China is by far the biggest consumer of HVDC (High Voltage Direct Current) technology. The government has said it wants to spend $269 billion through 2015 on building about 200,000 kilometers of new 330-kilovolts-and-up transmission lines — almost the equivalent of rebuilding the United States’ 257,500-kilometer transmission network from scratch. Of that, State Grid Corp. of China plans to spend a staggering $80 billion on 40,000 kilometer of ultra-high voltage (UHV) DC lines from 2011 to 2015.
China is adding so much new transmission capacity and so many power lines that it could build three quarters the length of a new American transmission grid in just five years. When the dust settles, there will be over 200,000 kilometers of new 330-kilovolts-and-up transmission lines built, for a total of 900,000 kilometers of transmission lines, compared to 257,500 kilometers of transmission lines presently in the U.S.
China’s smart grid development includes six key areas: power generation, transmission, transformation, distribution, consumption, and dispatching. The smart grid covers all voltage levels to achieve the optimum power flow, information flow, and business flow, along with a high degree of integration. China is currently in the second stage of its smart grid deployment, according to the State Grid Corporation of China. Lasting from 2011-2015, this is the full construction phase. Pike Research forecasts that cumulative smart grid revenue in China will reach $127 billion by 2020. China represents 70% of the Asian smart grid market, and will invest close to US$250 billion into its grid over the next five years. There are major plans in motion in the areas of transmission, distribution automation, smart meters, electric vehicles (EV), and EV charging technologies, and over 263 smart grid pilot projects already underway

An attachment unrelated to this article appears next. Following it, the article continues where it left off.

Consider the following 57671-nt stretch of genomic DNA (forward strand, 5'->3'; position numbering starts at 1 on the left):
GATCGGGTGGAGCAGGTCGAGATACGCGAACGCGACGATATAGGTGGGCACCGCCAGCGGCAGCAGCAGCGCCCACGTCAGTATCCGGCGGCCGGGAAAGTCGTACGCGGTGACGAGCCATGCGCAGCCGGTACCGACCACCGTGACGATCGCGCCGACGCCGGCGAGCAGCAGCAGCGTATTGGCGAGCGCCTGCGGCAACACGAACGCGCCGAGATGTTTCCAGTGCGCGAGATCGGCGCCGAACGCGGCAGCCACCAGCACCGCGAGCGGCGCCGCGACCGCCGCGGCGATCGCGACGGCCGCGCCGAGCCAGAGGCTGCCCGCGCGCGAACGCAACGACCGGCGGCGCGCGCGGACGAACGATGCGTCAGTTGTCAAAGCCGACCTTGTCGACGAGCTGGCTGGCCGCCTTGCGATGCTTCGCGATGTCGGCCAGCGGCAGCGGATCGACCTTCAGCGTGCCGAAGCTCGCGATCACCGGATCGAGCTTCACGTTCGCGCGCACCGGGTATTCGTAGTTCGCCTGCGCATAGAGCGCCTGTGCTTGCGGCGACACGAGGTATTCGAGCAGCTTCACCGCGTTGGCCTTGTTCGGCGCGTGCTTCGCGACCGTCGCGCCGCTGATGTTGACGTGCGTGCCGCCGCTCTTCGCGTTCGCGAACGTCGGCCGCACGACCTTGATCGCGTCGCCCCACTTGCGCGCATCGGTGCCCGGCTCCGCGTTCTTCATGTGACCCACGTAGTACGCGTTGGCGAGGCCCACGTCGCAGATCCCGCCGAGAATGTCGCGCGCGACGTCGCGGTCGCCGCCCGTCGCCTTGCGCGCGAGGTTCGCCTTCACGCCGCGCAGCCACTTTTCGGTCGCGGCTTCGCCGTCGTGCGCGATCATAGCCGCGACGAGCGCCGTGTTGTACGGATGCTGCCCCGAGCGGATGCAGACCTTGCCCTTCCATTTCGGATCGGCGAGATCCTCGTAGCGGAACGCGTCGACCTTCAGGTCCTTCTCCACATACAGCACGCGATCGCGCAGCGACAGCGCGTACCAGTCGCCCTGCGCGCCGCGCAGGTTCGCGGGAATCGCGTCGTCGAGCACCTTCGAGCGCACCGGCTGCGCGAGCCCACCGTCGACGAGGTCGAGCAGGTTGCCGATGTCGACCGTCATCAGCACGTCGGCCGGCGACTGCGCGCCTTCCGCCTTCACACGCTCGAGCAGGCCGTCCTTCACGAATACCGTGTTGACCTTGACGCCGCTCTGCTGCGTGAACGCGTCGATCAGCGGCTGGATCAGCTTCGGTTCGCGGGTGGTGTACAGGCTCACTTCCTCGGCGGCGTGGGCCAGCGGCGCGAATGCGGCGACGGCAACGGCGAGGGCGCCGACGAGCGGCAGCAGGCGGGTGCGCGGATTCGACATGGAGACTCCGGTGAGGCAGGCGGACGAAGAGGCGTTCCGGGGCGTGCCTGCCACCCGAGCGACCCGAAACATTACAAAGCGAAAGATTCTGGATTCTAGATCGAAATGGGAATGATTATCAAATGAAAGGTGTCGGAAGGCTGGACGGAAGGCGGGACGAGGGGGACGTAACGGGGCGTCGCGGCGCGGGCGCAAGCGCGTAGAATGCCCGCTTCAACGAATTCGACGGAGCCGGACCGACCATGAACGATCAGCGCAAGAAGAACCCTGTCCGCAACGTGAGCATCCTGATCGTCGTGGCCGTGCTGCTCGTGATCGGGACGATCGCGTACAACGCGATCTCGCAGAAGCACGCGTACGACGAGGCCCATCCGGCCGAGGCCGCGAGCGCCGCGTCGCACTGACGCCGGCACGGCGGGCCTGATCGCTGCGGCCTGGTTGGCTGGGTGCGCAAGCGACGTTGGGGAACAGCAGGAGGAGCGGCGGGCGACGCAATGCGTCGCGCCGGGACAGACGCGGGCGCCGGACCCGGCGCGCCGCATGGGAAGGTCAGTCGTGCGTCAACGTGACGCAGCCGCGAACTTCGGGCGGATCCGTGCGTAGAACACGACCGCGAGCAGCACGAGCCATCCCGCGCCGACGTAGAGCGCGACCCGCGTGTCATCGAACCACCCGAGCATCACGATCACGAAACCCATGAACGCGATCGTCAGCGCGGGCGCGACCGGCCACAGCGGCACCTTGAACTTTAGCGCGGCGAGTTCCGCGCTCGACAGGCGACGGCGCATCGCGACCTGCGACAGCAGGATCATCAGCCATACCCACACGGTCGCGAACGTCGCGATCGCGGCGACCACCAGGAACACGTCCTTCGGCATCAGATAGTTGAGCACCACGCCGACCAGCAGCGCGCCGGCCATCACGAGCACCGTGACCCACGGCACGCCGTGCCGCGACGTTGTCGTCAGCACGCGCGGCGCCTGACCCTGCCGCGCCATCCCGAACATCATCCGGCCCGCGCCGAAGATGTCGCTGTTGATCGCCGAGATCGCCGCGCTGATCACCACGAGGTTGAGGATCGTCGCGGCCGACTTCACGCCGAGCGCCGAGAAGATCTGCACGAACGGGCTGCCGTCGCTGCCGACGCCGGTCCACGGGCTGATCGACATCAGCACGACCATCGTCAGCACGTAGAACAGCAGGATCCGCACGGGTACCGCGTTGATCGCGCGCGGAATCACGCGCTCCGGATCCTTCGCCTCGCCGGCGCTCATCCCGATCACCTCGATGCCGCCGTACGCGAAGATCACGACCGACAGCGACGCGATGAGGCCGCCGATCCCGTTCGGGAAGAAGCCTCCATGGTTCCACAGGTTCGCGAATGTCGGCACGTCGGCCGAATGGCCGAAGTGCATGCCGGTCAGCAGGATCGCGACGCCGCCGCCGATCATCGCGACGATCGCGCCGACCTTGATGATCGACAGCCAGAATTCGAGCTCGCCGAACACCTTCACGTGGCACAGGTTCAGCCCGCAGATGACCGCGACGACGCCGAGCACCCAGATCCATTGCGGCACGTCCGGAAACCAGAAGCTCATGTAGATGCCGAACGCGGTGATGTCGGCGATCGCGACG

At a cost of $1.05 million per mile for UHV transmission line and equipment, each UHV line requires billions of dollars to build, and State Grid put in a staggering $80 billion investment into 40,000 kilometer of UHV lines for the 2011 to 2015 Construction Phase. The business case is readily apparent: a 2,000-kilometer, 800-kilovolt UHV DC line has an incredibly low 3.5 percent line loss rate per 1,000 kilometer and a high 6.4-gigawatt transmission capacity, all the while being 30 percent cheaper than a 500-kilovolt EHV DC or 800-kilovolt UHV AC line of the same length. By 2020, UHV lines will have 300 gigawatts of transmission capacity, roughly split 60 percent AC and 40 percent DC.
The transmission grid build-out also has an impact on technologies at the distribution level and downward. China is building 36 million new urban homes between 2011 and 2015, and modern building automation and smart meter technologies will be utilized.